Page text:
“A smartphone is really hard to recycle,” says Simone Farresin, the 38-year-old cofounder of the Amsterdam-based studio Formafantasma. “Each component is extremely small, difficult to access, and glued in place.” As a result, explains his partner, Andrea Trimarchi, 35, “every time you recycle a phone, you have to grind it up and make new raw materials—it’s so stupid.”
Where others are resigned to waste, Formafantasma sees opportunity to innovate. For the last two years the Italian-born designers have visited facilities around the world in search of ways to rethink the recycling process. Commissioned by Melbourne’s National Gallery of Victoria, their research has given way to a growing collection of objects, titled Ore Streams, which debuted during the museum’s inaugural triennial last December. Among the pieces are a glass cabinet filled with reclaimed computer cases; an aluminum chair trimmed in gold from electronic waste; and a table that incorporates stacks of old smartphones. Next March, additional works and documentary footage will appear as part of an exhibition curated by Paola Antonelli for Milan’s Triennale museum.
Farresin and Trimarchi, who met as undergrads in Florence, have been performing this type of intensive, globe-spanning research since they graduated as a duo from Design Academy Eindhoven (DAE) in 2009. “Design touches economics, politics, sociology,” reflects Farresin. “But the complexity of objects has been largely neglected in mainstream design.”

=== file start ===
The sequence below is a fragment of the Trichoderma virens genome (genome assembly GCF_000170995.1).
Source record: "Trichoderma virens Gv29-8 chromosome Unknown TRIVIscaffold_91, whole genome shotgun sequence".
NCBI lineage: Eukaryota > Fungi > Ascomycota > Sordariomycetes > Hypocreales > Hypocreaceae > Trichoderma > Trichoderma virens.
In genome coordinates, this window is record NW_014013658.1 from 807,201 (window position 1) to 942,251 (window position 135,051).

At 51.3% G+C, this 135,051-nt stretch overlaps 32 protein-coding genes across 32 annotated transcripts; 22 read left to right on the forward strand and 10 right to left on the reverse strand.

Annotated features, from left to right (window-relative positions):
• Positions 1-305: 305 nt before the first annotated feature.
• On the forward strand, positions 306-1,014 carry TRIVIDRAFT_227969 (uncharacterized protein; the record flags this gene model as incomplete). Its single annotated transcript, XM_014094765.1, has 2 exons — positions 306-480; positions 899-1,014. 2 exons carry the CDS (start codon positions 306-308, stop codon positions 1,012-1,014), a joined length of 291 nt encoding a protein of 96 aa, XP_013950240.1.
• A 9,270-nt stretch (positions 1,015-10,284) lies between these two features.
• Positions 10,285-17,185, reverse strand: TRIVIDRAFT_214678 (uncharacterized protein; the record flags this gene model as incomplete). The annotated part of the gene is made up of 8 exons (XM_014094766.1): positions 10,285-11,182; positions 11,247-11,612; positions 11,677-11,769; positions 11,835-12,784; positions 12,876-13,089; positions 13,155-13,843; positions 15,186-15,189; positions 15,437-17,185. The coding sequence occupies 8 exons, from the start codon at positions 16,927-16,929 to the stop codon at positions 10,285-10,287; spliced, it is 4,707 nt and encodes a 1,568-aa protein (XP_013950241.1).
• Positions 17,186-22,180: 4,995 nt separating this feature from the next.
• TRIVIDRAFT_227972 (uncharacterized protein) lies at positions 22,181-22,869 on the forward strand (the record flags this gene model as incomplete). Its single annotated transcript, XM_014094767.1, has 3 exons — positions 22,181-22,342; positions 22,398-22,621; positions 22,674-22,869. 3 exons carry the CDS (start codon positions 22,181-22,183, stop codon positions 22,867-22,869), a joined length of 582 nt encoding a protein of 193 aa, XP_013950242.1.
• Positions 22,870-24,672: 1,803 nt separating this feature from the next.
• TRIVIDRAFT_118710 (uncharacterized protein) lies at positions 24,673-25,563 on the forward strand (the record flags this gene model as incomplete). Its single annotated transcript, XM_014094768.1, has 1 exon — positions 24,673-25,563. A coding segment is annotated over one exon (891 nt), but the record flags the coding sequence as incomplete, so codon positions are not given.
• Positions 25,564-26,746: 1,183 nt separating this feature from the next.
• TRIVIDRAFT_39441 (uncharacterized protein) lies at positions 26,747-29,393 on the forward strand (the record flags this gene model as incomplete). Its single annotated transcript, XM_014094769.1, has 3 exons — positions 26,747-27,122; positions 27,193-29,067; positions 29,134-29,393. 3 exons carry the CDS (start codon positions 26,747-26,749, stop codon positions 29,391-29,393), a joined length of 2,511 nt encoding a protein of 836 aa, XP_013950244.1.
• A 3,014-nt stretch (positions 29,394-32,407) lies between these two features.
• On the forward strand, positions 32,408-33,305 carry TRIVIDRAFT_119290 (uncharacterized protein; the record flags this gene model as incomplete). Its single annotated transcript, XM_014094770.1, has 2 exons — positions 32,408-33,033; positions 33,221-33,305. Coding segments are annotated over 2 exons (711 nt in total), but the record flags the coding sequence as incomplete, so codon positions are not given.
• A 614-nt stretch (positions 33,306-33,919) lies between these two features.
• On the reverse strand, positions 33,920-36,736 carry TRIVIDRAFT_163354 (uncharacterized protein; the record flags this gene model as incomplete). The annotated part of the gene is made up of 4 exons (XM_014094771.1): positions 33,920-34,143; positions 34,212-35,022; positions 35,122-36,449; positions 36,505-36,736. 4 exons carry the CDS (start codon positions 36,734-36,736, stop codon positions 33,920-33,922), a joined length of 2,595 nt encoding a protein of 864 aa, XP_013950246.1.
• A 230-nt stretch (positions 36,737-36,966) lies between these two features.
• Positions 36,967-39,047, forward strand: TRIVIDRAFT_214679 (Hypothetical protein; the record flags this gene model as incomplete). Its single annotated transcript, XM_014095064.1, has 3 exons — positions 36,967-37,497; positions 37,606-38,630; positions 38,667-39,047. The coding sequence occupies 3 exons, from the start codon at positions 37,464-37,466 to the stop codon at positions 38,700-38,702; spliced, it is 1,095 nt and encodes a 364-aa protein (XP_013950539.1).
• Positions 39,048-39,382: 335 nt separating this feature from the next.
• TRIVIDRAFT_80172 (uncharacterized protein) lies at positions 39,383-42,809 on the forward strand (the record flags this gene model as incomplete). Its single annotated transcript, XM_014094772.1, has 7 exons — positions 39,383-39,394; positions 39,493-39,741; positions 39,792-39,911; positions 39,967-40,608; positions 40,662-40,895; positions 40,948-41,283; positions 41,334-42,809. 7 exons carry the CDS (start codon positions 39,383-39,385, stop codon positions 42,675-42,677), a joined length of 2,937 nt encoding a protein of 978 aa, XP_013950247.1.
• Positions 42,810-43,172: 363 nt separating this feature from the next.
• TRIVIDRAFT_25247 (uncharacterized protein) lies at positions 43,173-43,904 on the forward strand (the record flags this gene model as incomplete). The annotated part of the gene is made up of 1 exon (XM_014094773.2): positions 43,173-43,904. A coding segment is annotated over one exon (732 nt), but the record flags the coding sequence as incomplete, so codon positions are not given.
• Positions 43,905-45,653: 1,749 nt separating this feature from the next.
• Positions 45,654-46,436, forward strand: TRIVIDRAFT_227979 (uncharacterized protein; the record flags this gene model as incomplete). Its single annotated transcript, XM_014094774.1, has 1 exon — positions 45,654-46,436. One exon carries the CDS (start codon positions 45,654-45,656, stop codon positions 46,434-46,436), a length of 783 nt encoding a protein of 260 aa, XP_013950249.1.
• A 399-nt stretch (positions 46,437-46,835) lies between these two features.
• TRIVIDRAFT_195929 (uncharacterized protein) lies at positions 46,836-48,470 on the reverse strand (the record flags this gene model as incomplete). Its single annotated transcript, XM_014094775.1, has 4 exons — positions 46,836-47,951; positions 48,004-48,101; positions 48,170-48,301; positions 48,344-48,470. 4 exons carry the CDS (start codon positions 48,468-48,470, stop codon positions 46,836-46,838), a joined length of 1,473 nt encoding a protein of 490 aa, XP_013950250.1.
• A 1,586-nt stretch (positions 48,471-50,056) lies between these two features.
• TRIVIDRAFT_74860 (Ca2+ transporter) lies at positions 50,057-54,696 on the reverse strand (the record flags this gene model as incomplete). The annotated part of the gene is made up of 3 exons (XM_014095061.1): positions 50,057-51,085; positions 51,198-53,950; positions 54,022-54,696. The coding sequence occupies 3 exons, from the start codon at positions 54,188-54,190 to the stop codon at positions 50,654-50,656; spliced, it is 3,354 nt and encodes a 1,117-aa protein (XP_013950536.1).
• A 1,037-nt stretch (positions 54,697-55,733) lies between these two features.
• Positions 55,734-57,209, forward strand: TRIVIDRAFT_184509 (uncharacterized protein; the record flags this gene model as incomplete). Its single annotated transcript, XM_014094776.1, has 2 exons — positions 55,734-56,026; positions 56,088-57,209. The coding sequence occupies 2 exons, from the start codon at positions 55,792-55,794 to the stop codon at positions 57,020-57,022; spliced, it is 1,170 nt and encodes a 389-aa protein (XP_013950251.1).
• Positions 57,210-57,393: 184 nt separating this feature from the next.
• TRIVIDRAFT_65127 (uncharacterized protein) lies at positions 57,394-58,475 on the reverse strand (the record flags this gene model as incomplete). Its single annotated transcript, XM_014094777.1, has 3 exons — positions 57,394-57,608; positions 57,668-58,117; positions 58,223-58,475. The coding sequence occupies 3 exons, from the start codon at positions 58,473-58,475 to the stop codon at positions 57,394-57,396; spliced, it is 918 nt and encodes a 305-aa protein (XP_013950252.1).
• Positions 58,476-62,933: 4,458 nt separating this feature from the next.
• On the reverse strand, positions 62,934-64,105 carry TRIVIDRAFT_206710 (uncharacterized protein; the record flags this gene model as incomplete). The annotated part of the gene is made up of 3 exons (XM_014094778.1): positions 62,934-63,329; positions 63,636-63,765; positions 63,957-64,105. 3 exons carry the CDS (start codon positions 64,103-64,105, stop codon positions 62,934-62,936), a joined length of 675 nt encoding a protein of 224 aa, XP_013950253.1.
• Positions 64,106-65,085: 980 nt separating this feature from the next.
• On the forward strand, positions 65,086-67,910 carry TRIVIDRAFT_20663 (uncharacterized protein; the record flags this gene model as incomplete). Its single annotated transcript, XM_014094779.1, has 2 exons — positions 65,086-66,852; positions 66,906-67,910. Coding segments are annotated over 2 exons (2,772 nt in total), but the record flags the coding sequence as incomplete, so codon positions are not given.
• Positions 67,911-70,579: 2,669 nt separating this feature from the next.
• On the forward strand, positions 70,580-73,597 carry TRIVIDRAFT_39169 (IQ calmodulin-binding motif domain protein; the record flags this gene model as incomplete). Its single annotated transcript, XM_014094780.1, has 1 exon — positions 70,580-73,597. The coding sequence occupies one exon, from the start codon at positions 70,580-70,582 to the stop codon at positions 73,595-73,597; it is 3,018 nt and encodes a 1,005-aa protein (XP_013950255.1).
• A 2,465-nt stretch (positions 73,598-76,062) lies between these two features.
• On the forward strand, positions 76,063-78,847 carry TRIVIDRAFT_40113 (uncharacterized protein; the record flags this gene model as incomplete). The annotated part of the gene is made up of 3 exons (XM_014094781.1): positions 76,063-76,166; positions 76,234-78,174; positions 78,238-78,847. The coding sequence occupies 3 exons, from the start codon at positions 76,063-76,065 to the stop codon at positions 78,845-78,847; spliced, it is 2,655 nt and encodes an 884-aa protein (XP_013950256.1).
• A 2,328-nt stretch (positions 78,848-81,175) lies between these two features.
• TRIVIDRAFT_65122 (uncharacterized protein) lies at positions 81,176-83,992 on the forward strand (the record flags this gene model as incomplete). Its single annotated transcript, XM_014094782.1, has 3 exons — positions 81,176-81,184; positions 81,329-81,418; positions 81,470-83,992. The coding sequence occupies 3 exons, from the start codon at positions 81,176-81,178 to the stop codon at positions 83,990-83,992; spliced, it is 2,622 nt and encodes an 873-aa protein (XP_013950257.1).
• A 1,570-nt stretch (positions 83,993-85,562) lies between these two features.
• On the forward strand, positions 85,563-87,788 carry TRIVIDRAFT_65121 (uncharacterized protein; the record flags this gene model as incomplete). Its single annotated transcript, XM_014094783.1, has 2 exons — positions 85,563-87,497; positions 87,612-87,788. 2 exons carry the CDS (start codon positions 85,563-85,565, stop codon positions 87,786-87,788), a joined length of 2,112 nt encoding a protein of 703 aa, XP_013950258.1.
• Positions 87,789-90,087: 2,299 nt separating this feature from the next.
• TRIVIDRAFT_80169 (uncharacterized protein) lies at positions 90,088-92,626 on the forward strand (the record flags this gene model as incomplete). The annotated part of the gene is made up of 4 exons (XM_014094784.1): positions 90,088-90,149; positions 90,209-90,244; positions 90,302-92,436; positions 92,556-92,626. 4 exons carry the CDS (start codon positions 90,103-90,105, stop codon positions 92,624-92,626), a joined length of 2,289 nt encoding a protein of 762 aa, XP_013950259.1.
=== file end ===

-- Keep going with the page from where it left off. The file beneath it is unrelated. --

For their graduation project at DAE, they examined the European refugee crisis through the lens of Sicily’s Testa di Moro vases—popular souvenirs bearing faces of the Moorish people who once conquered the island. Formafantasma’s riffs featured the faces of modern refugees, calling attention to the hypocrisy baked into the island’s centuries-old craft. In 2011 the pair traced the history of plastic back to the 18th century and created vessels inspired by early plant- and animal-derived polymers. And after Sicily’s Mount Etna erupted in 2013, they explored lava—turning excavated hunks into objects of desire.
The duo’s blatant deviation from the mainstream design world has won the attention of some of its titans. In 2017 the designers unveiled lighting with Flos; in April they introduced ceramics with Bitossi; and they will soon reveal a collaboration with Cassina. But even with more mass-market collections a sense of thoughtfulness remains. To complement the 2017 Salone del Mobile debut with Flos, for instance, Formafantasma staged an exhibition across town at Spazio Krizia that revealed the collection’s experimental origins—enigmatic fixtures that played with shadow, light, and color. “We went back to the initial stage of light,” explains Farresin. “It was less about the object and more about light itself.” formafantasma.com